President Edwards records that he was once in this state of enmity,—that the facts of the Divine administration seemed horrible to him,—and that this opposition was overcome by no course of reasoning, but by an "inward and sweet sense," which came to him once when walking alone in the fields, and, looking up into the blue sky, he saw the blending of the Divine majesty with a calm, sweet, and almost infinite meekness.

The piety which grew up under such a system was, of necessity, energetic,—it was the uprousing of the whole energy of the human soul, pierced and wrenched and probed from her lowest depths to her topmost heights with every awful life-force possible to existence. He whose faith in God came clear through these terrible tests would be sure never to know greater ones. He might certainly challenge earth or heaven, things present or things to come, to swerve him from this grand allegiance.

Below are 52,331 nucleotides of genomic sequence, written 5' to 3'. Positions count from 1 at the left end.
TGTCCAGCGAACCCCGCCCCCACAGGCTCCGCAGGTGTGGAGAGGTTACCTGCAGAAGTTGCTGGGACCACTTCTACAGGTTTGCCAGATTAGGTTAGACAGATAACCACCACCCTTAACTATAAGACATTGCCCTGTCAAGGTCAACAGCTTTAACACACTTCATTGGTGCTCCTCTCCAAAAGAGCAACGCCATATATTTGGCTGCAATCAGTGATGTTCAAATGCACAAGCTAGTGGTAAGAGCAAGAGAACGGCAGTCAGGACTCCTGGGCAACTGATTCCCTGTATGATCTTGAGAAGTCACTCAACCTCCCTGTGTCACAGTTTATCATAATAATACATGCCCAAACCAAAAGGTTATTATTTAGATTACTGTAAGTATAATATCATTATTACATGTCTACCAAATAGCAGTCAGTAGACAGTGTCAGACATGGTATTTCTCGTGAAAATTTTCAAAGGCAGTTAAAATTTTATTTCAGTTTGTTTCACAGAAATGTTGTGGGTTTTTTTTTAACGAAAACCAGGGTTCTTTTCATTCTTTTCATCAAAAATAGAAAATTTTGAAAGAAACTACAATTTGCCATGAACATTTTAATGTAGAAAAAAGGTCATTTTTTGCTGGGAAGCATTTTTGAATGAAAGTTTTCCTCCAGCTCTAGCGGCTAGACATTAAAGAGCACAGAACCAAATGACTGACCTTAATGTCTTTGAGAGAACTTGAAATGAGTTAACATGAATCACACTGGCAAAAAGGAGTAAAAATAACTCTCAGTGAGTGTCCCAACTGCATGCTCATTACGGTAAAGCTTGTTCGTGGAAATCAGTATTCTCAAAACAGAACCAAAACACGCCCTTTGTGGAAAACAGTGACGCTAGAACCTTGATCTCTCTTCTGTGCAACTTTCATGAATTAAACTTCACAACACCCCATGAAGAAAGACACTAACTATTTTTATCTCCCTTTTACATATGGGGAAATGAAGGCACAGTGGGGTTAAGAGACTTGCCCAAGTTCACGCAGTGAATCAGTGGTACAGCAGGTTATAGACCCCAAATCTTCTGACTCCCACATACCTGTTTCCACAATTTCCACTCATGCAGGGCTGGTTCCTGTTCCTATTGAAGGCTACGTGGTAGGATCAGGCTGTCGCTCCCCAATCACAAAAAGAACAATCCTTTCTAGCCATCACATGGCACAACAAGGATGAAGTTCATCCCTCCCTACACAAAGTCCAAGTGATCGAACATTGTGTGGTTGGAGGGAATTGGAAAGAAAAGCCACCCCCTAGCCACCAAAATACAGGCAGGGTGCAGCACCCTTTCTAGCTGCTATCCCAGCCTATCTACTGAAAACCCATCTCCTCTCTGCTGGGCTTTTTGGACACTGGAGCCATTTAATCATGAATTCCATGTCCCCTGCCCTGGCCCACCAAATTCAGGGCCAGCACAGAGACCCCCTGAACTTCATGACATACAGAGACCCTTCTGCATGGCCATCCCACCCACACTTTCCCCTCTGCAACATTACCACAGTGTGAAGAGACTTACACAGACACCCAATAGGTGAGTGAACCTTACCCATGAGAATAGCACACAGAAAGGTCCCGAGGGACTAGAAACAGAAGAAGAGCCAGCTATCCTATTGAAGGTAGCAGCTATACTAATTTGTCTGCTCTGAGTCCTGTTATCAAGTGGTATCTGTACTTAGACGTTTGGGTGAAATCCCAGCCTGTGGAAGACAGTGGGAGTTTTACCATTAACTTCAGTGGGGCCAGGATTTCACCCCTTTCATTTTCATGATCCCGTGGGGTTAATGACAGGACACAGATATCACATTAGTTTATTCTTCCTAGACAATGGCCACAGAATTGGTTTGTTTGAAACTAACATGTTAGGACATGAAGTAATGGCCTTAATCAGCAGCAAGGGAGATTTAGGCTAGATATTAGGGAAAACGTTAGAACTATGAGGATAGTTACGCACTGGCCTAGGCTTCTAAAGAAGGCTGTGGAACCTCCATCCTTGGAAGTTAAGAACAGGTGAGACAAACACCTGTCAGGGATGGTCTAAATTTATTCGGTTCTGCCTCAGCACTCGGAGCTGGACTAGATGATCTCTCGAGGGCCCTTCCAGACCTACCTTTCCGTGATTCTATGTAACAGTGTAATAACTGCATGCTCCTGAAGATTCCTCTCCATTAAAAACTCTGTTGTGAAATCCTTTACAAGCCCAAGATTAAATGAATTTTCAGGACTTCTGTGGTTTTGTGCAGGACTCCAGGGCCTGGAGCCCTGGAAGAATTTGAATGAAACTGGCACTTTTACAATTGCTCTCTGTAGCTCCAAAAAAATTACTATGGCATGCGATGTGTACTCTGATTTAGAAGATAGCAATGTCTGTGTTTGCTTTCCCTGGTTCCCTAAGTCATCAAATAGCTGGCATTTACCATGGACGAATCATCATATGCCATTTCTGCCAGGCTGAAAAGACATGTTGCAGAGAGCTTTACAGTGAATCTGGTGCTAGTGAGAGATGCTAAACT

But it is to be conceded, that these systems, so admirable in relation to the energy, earnestness, and acuteness of their authors, when received as absolute truth, and as a basis of actual life, had, on minds of a certain class, the effect of a slow poison, producing life-habits of morbid action very different from any which ever followed the simple reading of the Bible. They differ from the New Testament as the living embrace of a friend does from his lifeless body, mapped out under the knife of the anatomical demonstrator;—every nerve and muscle is there, but to a sensitive spirit there is the very chill of death in the analysis.